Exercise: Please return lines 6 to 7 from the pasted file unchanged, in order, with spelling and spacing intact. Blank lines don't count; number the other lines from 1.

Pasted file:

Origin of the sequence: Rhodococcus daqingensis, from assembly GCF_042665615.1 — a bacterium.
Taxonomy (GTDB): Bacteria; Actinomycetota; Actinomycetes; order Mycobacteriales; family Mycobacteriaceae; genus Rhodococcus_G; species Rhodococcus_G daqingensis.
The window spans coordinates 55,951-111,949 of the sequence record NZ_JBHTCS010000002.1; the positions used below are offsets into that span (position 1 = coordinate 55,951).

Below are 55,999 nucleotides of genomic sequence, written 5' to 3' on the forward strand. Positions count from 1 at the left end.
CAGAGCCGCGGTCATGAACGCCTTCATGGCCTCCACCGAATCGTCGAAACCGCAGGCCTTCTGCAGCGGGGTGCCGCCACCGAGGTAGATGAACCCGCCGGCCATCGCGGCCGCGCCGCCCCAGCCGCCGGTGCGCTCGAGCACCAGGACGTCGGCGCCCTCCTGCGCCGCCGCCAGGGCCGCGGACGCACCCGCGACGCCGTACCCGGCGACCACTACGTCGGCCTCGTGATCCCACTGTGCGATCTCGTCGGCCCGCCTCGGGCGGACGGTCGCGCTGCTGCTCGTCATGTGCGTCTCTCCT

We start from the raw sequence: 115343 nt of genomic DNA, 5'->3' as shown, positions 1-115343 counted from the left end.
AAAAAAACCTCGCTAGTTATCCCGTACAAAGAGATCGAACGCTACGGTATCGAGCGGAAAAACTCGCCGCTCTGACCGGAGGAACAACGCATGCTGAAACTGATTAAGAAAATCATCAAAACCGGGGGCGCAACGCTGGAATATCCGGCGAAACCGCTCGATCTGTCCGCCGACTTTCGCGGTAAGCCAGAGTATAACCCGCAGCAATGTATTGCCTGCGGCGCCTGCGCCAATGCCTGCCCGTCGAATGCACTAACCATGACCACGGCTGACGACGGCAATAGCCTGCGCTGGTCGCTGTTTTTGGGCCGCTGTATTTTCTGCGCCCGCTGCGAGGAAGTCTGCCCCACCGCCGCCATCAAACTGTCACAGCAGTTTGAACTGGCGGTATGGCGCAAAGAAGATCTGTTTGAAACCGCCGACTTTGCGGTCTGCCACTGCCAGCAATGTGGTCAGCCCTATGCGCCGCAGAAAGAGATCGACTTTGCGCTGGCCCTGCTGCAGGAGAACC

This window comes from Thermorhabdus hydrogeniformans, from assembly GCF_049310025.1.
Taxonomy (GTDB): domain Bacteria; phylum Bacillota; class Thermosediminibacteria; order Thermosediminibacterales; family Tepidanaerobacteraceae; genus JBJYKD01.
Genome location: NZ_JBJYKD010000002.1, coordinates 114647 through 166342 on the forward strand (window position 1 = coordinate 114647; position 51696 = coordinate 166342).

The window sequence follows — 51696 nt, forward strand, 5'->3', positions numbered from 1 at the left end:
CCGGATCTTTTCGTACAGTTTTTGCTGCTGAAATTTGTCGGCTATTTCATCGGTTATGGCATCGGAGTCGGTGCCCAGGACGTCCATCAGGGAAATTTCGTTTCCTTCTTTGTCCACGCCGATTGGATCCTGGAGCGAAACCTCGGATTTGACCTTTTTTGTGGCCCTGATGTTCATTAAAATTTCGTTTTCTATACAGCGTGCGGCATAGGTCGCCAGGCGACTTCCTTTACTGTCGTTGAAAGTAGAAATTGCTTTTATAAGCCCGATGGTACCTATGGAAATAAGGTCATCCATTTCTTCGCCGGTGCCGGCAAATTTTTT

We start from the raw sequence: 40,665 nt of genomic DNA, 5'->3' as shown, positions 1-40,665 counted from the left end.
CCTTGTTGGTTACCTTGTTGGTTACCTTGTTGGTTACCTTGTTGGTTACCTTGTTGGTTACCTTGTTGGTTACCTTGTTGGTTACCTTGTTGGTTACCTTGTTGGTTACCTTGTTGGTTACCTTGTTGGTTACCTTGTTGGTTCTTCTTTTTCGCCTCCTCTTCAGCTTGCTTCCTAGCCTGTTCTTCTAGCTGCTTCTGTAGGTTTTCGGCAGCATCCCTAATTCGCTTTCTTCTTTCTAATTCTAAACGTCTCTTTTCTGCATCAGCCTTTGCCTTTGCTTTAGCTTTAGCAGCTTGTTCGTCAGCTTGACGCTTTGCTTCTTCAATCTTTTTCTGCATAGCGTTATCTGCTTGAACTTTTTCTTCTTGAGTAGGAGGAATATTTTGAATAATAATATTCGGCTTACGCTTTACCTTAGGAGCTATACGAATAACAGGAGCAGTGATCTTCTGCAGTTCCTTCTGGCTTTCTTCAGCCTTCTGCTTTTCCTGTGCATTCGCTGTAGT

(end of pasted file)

We start from the raw sequence: 115343 nt of genomic DNA, 5'->3' as shown, positions 1-115343 counted from the left end.
AAAAAAACCTCGCTAGTTATCCCGTACAAAGAGATCGAACGCTACGGTATCGAGCGGAAAAACTCGCCGCTCTGACCGGAGGAACAACGCATGCTGAAACTGATTAAGAAAATCATCAAAACCGGGGGCGCAACGCTGGAATATCCGGCGAAACCGCTCGATCTGTCCGCCGACTTTCGCGGTAAGCCAGAGTATAACCCGCAGCAATGTATTGCCTGCGGCGCCTGCGCCAATGCCTGCCCGTCGAATGCACTAACCATGACCACGGCTGACGACGGCAATAGCCTGCGCTGGTCGCTGTTTTTGGGCCGCTGTATTTTCTGCGCCCGCTGCGAGGAAGTCTGCCCCACCGCCGCCATCAAACTGTCACAGCAGTTTGAACTGGCGGTATGGCGCAAAGAAGATCTGTTTGAAACCGCCGACTTTGCGGTCTGCCACTGCCAGCAATGTGGTCAGCCCTATGCGCCGCAGAAAGAGATCGACTTTGCGCTGGCCCTGCTGCAGGAGAACC